The container means may be a container such as a vial, test tube, packet, sleeve, shrink-wrap, or other container means, into which the components of the kit may be placed. The bioreporter or any reagents may also be partitioned into smaller containers or delivery vehicles, should this be desired.

The kits of the present invention also may include a means for containing the individual containers in close confinement for commercial sale, such as, injection or blow-molded plastic containers into which the desired components of the kit are retained.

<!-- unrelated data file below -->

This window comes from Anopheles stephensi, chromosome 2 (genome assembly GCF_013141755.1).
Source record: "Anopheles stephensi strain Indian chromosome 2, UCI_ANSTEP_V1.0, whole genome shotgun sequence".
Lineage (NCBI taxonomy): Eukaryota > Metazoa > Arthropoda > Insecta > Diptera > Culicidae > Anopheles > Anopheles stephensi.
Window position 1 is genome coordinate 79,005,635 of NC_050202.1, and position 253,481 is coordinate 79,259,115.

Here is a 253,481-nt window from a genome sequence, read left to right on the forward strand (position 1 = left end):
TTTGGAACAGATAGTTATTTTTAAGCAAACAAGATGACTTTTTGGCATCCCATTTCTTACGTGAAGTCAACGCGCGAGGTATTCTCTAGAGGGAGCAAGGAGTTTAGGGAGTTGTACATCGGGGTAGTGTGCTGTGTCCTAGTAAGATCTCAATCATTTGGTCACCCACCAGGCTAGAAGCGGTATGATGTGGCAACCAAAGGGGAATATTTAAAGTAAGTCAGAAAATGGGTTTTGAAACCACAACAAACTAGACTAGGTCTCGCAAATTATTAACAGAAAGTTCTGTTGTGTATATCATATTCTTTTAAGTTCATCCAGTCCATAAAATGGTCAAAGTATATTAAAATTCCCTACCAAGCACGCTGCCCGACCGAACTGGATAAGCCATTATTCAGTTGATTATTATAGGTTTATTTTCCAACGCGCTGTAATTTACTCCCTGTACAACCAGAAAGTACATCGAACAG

WO 00/33065 PCT/US99/28733 Irrespective of the number of containers, the kits of the invention also may comprise, or be packaged with, an instrument for assisting with the placement of the bioreporter upon the integrated circuit. Such an instrument may be a syringe, pipette, forceps, or any other similar surgical or implantation device. The kit may also comprise one or more stents, catheters, or other surgical instrument to facilitate implantation within the body of the target animal. Such kits may also comprise devices for remote telemetry or devices for data storage or long term recordation of the data obtained from the monitoring device. Likewise, in the case of controlled drug delivery systems, the kits may comprise one or more drug delivery pumps as described above, and may also comprise one or more pharmaceutical agents themselves for administration. As an example, in the case of a glucose monitoring system, the system would typically comprise a glucosesensitive BBIC device, a drug delivery pump, instructions for the implantation and/or use of the system, and optionally, reference standards or pharmaceutical formulations of insulin, glucagon or other pharmaceutical composition. The system may also optionally comprise growth and/or storage medium to support the nutritive needs of the bioreporter cells comprised within the BBIC device.